But some people, such as Newtown District Judge Donald Nasshorn, want more information. Nasshorn, who heads the Bucks County Overdose Prevention and Education Advisory Board, said that he’d like to hear the pros and cons of the device from medical professionals.
Naloxone has been used for 20 years and studies suggest it doesn’t increase individual drug use, according to Robert Lichtenstein, a pharmacist and task force member.
Generally, the drug is considered safe, but its immediate side effects are related to opiate withdrawal including vomiting, accelerated heart rate, increased blood pressure and seizures, which require additional medical attention. Individuals also can become uncooperative or combative once the opiate is rendered ineffective, especially if the person has other drugs in their blood system.
But Fialko believes individuals would experience milder withdrawal reactions since the Naloxone concentration in the new auto-injectors will likely be less than what is associated with a “full shot” delivered at hospitals and other medical settings.
A concern among medical professionals is that Naloxone is a temporary fix. The drug works for 30 to 90 minutes leaving open the possibility it could wear off before the opioids do — triggering another overdose.
Central Bucks Ambulance and Rescue Squad Chief Charles Pressler said the FDA labeling on the at-home device should include a prominent label warning users to call 911. He has seen cases in which after paramedics administer Narcan an individual will refuse further medical treatment.
All Bucks County ambulance and rescue squads use the drug with suspected overdoses, Pressler said. Overall, he believes expanding access to the drug to the general public is a good idea since it could save a life, but he also worries it’s the equivalent of putting a Band-Aid on a bigger problem.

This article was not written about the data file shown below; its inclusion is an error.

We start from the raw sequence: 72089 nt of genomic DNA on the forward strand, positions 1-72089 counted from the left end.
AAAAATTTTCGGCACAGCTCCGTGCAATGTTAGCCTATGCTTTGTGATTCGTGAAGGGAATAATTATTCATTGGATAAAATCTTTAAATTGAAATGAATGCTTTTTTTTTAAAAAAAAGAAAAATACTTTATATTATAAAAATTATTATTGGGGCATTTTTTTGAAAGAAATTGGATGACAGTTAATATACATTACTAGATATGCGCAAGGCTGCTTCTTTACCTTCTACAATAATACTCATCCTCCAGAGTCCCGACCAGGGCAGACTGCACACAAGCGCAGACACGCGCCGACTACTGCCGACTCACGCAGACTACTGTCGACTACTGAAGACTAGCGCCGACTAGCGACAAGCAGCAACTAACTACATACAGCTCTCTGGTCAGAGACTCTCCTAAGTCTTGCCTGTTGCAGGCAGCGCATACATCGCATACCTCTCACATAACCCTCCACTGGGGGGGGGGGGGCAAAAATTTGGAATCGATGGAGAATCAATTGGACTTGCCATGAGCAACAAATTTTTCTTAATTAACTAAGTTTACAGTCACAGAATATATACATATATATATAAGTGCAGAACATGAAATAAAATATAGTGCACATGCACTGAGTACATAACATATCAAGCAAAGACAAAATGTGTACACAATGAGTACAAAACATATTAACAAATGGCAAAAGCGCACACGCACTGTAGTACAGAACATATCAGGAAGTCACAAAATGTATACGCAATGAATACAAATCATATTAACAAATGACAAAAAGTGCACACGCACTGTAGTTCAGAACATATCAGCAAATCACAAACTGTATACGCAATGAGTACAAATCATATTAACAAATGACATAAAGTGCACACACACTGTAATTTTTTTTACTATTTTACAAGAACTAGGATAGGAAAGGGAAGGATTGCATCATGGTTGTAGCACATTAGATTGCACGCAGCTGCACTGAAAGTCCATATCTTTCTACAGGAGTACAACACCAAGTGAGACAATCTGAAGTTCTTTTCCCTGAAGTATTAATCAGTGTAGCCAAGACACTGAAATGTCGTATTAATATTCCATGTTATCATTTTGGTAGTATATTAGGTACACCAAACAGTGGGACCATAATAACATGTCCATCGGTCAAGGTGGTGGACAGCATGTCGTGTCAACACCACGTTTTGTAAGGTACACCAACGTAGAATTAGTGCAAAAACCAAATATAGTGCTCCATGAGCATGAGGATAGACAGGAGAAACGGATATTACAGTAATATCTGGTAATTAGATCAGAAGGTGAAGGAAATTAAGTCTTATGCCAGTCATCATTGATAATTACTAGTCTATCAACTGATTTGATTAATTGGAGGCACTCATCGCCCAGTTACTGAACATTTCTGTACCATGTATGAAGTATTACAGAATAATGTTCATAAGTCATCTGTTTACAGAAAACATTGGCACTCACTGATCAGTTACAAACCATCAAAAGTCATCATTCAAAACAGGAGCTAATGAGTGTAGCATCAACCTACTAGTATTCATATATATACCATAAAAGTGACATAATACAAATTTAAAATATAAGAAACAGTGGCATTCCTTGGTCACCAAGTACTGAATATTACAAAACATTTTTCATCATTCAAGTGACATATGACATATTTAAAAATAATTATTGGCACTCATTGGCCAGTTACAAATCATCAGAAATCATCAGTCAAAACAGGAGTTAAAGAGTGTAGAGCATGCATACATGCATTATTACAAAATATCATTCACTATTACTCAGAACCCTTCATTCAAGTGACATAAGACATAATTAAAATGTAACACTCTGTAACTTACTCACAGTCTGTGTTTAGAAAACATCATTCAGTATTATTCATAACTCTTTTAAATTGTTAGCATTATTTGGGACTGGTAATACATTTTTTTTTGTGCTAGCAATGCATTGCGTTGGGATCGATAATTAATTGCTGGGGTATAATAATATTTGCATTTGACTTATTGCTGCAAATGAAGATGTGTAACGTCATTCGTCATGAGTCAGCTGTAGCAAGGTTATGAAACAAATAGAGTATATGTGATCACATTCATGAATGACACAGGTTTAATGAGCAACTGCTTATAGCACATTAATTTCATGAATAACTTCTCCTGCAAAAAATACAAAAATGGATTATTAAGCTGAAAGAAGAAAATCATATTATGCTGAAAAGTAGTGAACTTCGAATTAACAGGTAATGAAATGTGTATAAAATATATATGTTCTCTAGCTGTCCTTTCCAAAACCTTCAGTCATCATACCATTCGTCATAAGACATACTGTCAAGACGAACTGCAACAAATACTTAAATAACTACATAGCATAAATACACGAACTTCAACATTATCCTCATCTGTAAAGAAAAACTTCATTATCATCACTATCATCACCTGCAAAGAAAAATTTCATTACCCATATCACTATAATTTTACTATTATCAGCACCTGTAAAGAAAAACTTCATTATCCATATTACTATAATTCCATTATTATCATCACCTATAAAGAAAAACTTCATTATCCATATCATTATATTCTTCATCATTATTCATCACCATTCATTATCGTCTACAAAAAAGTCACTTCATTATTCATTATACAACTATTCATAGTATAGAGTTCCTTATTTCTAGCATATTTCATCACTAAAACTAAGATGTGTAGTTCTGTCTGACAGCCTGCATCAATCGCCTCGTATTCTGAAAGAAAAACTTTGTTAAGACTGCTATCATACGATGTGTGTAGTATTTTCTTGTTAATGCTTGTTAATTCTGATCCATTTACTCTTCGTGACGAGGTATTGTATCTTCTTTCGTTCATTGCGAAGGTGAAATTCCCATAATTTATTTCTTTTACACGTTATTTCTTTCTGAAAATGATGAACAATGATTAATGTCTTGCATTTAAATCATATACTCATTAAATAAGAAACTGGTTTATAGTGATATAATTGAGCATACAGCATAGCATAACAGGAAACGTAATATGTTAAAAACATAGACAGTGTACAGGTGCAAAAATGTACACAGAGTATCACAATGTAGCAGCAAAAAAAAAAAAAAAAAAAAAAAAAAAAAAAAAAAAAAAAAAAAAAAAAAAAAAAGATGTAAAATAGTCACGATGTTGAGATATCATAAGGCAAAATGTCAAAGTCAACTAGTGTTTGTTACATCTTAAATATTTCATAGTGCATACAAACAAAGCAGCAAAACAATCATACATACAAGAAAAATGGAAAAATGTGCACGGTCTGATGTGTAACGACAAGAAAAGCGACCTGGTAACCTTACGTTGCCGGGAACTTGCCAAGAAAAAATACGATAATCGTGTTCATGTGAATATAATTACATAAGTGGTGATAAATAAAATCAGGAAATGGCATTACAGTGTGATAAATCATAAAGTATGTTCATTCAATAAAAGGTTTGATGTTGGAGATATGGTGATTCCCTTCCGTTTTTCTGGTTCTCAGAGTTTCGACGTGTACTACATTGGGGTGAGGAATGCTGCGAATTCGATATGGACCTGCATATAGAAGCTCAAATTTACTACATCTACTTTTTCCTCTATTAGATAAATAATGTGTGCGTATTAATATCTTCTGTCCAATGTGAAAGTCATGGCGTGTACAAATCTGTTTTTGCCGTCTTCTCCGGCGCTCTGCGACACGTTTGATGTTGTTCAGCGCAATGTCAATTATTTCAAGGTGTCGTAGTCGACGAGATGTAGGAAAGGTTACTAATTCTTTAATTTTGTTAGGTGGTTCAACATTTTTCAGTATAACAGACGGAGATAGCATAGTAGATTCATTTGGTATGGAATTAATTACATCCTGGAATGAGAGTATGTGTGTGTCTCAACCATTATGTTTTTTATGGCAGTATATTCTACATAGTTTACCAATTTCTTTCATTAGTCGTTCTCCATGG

“People have got to be smart about what they’re doing with this,” he said. “They cannot have a false sense of security.”
Jo Ciavaglia: 215-949-4181; email: firstname.lastname@example.org; Twitter: @jociavaglia
Posted: Tuesday, May 6, 2014
Four Philadelphia men accused of operating a large-scale heroin ring who authorities believe are connected to two Bucks County overdose deaths are headed to trial, though technically the case against them remains sealed under court order.
Following a 4½-hour preliminary hearing Tuesday, Bensalem District Judge Leonard Brown held Wilcidez “Wil” Nunez-Galindez, 46, Benjamin “Kenko” Cruz-Hernandez, 45, Jose “Juan” Andeno, 29, and Jesus “Johnny” DelValle Sr., 55, for trial on charges including felony drug delivery, taking part in a criminal organization and related charges. If convicted, they could each face more than 20 years in prison.
|Jesus DelValle (top, left), Benjamin Cruz-Hernandez|
Jose Andeno (bottom left) and Wilcidez Nunez Galindez
While the DA contends the ring members sold heroin linked to fatal overdoses, none of the defendants are charged with drug delivery resulting in death, a rarely used felony charge. Bucks County Chief of Prosecution Matt Weintraub said he couldn’t charge the men because he couldn’t prove the “chain of custody” with the heroin connected to the deaths.
The defense attorneys representing the men asserted the charges against their clients should be dismissed based on venue, since the drug transactions all took place in Philadelphia, not Bucks County. They also argued that the corrupt organization charges also should be dropped since final lab test results on the drugs are pending in seven of the eight buys.
Weintraub obtained formal permission from Philadelphia’s DA to prosecute the case in Bucks County. He contended a fatal heroin overdose in Newtown Township on Dec. 22, 2013, acted as the catalyst that launched the three-month drug investigation that resulted in the arrests.
On that day, a 30-year-old man was found dead in his bedroom with two empty blue wax envelopes stamped “Watch the Throne,” hypodermic needles and a spoon — all paraphernalia associated with heroin use, said Newtown Township Detective Jason Harris, one of seven witnesses who testified.
Police also found the dead man’s cellphone, which contained two phone numbers — one listed as “Kenko” and the other as “Joe’s Buddy,” which investigators say are tied to Hernandez.